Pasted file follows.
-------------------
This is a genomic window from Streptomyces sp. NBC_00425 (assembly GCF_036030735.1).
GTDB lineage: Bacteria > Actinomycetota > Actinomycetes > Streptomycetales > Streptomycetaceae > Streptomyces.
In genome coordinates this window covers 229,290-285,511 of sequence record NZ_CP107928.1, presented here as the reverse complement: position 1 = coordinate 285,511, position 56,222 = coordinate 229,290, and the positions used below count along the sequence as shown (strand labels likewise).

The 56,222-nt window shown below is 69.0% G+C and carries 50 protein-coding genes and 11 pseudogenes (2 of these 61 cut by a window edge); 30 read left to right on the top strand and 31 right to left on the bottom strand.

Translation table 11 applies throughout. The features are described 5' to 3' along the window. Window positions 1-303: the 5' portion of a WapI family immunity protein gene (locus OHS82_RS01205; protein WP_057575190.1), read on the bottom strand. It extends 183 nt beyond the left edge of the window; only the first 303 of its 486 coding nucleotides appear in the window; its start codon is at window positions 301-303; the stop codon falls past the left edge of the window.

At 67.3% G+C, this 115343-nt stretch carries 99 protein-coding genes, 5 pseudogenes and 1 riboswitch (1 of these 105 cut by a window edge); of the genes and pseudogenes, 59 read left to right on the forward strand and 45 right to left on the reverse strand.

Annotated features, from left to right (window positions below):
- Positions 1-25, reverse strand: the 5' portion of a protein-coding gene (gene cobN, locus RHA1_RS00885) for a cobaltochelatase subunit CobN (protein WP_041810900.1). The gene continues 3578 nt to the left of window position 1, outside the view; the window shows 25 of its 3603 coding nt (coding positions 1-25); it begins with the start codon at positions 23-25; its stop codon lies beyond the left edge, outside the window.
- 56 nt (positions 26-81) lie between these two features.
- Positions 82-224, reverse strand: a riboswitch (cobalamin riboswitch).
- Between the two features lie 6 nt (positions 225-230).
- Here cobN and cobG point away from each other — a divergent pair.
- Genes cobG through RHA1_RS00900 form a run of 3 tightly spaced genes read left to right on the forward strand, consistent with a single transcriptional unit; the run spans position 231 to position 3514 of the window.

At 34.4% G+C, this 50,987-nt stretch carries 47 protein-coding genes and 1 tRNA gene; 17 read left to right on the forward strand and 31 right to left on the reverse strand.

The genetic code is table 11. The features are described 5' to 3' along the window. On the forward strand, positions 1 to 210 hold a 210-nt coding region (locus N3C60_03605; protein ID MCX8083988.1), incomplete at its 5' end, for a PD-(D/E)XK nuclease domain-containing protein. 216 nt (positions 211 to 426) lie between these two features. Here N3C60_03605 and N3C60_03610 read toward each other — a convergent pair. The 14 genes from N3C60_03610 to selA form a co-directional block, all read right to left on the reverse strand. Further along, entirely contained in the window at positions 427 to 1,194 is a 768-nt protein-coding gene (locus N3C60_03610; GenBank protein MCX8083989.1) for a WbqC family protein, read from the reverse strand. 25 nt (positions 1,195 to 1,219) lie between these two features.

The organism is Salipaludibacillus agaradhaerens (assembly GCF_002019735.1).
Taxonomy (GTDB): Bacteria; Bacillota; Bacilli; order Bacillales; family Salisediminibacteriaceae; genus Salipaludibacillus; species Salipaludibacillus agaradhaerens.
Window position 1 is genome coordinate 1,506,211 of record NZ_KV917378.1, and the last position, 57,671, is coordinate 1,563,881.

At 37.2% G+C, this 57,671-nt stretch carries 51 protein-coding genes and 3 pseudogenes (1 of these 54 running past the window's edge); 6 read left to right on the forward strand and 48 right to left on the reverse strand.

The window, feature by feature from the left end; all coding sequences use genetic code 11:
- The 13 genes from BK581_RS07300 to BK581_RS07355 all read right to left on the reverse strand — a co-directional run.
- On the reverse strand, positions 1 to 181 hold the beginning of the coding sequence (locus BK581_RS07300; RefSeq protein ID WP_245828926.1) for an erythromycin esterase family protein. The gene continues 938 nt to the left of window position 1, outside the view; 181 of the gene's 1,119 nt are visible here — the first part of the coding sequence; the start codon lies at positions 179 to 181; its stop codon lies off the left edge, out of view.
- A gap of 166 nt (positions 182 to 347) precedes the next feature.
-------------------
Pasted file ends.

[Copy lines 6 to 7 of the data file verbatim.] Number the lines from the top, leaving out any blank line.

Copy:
At 67.3% G+C, this 115343-nt stretch carries 99 protein-coding genes, 5 pseudogenes and 1 riboswitch (1 of these 105 cut by a window edge); of the genes and pseudogenes, 59 read left to right on the forward strand and 45 right to left on the reverse strand.

Annotated features, from left to right (window positions below):